England Betting Shops to Reopen as Spectators Return to Horseracing Post-Lockdown

  • Sportsbooks and racing industry received PM’s announcement with “surprise and delight”
  • Betting shops can resume business post-lockdown even in maximum level-three alert areas
  • Casinos will stay shut in highest-risk zones, hospitality curfew in other areas extended to 11pm
  • News follows UK government's £40m ($53.4m) support package for horseracing industry
dark brown racehorse
When England emerges from lockdown on December 2, betting shops can reopen even in highest-risk areas, while limited numbers of horseracing fans can return to meets. [Image: Shutterstock.com]

New COVID-19 measures to benefit sportsbooks

Betting shops across England can reopen on December 2, with limited crowds also allowed to return to the country’s racecourses. UK Prime Minister Boris Johnson announced the government’s revised COVID-19 restrictions via video link to the House of Commons on November 23.

Sportsbooks and the racing industry received the PM’s announcement with “surprise and delight”, the London-based racing and sports betting daily Racing Post said. UK industry representative the Betting and Gaming Council (BGC) tweeted it was “great news” for bettors and betting shop staff:

Currently, England’s betting shops are the only non-essential retail businesses required to close their doors in the highest COVID-19 risk level-three areas. When England comes out of lockdown next week, however, betting shops can resume activity, even in level-three zones.

UK government’s change of heart

According to the Racing Post, one “key concession” made by the gambling industry altered the UK government’s mindset on betting shop closures. While already adhering to stringent pandemic-proof measures, gambling shops further agreed to remove all chairs, limit the number of customers in shops, and not air any live sport.

“We now look forward to England coming out of lockdown next week, with betting shops back contributing to the Exchequer and playing their part in helping power the country’s economic recovery,” BGC CEO Michael Dugher said.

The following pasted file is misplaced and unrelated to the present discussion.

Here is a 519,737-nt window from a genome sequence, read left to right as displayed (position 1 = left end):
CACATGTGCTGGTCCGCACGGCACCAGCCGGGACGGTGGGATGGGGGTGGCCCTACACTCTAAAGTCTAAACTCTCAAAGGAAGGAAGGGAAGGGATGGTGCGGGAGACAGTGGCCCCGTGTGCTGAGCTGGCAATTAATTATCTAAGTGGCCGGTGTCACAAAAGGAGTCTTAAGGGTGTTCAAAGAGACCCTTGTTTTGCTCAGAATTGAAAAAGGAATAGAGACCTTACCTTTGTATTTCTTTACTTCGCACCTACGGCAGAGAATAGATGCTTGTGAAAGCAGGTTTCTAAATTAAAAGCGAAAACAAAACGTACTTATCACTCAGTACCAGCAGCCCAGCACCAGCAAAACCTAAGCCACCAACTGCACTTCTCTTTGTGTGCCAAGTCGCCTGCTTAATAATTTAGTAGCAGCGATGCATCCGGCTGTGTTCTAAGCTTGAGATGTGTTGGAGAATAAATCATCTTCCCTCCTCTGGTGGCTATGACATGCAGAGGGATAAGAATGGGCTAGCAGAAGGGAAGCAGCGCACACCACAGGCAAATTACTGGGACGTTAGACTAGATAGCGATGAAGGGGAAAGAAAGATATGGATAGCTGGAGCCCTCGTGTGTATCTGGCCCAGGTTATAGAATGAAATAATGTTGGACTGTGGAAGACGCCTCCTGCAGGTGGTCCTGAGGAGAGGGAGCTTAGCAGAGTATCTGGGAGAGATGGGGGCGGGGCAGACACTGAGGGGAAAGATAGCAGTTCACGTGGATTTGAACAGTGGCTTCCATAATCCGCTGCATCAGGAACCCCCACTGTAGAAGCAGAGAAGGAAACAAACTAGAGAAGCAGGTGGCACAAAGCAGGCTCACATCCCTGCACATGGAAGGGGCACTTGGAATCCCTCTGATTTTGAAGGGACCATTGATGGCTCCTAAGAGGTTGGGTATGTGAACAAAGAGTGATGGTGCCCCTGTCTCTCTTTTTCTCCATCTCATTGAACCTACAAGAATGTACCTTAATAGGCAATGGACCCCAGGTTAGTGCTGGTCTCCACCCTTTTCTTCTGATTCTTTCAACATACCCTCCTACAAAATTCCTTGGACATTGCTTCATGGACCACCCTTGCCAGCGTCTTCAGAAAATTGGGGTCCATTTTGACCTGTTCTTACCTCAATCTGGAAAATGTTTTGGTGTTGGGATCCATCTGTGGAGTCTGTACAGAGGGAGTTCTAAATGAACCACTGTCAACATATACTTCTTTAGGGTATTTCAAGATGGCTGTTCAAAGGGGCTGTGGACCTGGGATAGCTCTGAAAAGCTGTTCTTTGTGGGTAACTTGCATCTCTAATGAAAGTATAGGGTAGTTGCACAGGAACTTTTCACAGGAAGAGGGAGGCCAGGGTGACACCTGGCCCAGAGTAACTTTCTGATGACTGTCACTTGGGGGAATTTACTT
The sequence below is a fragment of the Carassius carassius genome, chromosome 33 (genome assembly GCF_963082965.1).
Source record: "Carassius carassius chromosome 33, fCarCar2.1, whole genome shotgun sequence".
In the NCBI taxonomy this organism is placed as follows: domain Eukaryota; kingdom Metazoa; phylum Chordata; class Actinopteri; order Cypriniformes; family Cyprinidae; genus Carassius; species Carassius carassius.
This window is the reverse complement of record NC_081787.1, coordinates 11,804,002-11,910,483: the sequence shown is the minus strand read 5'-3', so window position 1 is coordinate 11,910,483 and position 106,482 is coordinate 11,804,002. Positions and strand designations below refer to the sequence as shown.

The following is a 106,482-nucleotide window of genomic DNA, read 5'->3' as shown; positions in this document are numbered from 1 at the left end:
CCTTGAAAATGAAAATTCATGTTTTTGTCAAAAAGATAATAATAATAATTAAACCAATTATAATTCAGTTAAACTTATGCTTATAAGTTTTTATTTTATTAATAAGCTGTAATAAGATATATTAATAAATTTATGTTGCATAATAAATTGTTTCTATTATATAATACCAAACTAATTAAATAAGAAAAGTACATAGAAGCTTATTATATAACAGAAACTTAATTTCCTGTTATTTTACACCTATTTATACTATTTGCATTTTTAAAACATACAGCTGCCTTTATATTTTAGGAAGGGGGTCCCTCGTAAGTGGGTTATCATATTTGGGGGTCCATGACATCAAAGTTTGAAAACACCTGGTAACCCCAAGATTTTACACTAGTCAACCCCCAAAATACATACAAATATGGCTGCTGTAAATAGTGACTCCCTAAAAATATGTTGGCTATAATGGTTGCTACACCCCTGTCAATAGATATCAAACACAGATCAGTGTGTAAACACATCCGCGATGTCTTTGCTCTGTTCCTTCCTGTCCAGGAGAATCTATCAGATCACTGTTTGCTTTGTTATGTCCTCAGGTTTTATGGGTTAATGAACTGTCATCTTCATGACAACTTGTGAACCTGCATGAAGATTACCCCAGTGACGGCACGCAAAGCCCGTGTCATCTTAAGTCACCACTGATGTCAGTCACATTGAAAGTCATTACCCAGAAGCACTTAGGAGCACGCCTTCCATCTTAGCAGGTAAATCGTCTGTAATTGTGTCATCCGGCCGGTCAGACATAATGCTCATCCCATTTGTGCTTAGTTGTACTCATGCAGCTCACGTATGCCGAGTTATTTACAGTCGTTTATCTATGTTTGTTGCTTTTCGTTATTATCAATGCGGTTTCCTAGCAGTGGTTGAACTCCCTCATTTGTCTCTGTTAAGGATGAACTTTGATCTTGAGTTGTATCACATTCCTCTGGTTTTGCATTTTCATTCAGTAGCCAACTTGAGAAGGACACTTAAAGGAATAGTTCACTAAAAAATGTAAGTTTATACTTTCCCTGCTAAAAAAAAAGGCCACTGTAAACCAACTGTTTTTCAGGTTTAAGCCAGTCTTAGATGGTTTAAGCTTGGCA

casinos must remain shuttered in level-three areas

Dugher added that it was “extremely disappointing” that casinos must remain shuttered in level-three areas, but he welcomed the move to extend the hospitality curfew from 10pm to 11pm in lower-risk zones.

Despite casinos still being mostly left out in the cold, the news that England’s 5,681 betting shops can reopen is welcome news for racing industry financiers. It’s estimated that the latest COVID-19 lockdown has cost racing £12.5m ($16.69m) in lost levy and media rights payments following betting shop closures.

A much-needed boost for the betting and gambling industry came during the latest lockdown. Earlier this month, online sportsbooks in the UK agreed to pay more to the racing industry for streaming and data until December 2.

Racing quick out the stalls

Speaking of the return of spectators to horseracing, Secretary of State for Culture, Media and Sport, Oliver Dowden, expressed his delight on Monday in getting “the turnstiles turning sooner than expected.”

PM Johnson said he’s likely to confirm on Thursday a geographical breakdown of which parts of the country fall under which risk levels. In the meantime, No. 10 tweeted the tiered structure that England will return to on December 2:

The Daily Mail reports that one of the first industry bodies to burst out the stalls could be Jockey Club Racecourses (JCR). JCR’s Wincanton track in rural Somerset looks likely to be one of the first to welcome fans back on December 3.

British Horseracing Authority (BHA) chief executive Nick Rust said Boris Johnson’s announcement was “more welcome news” after the UK government last week announced a support package of £40m ($53.4m) in loans for horseracing. According to a joint statement from the BHA, the Racecourse Association, and the Horseman’s Group, details of the conditions for applying for the loans will be available later this week.

Leave a Reply

Your email address will not be published. Required fields are marked *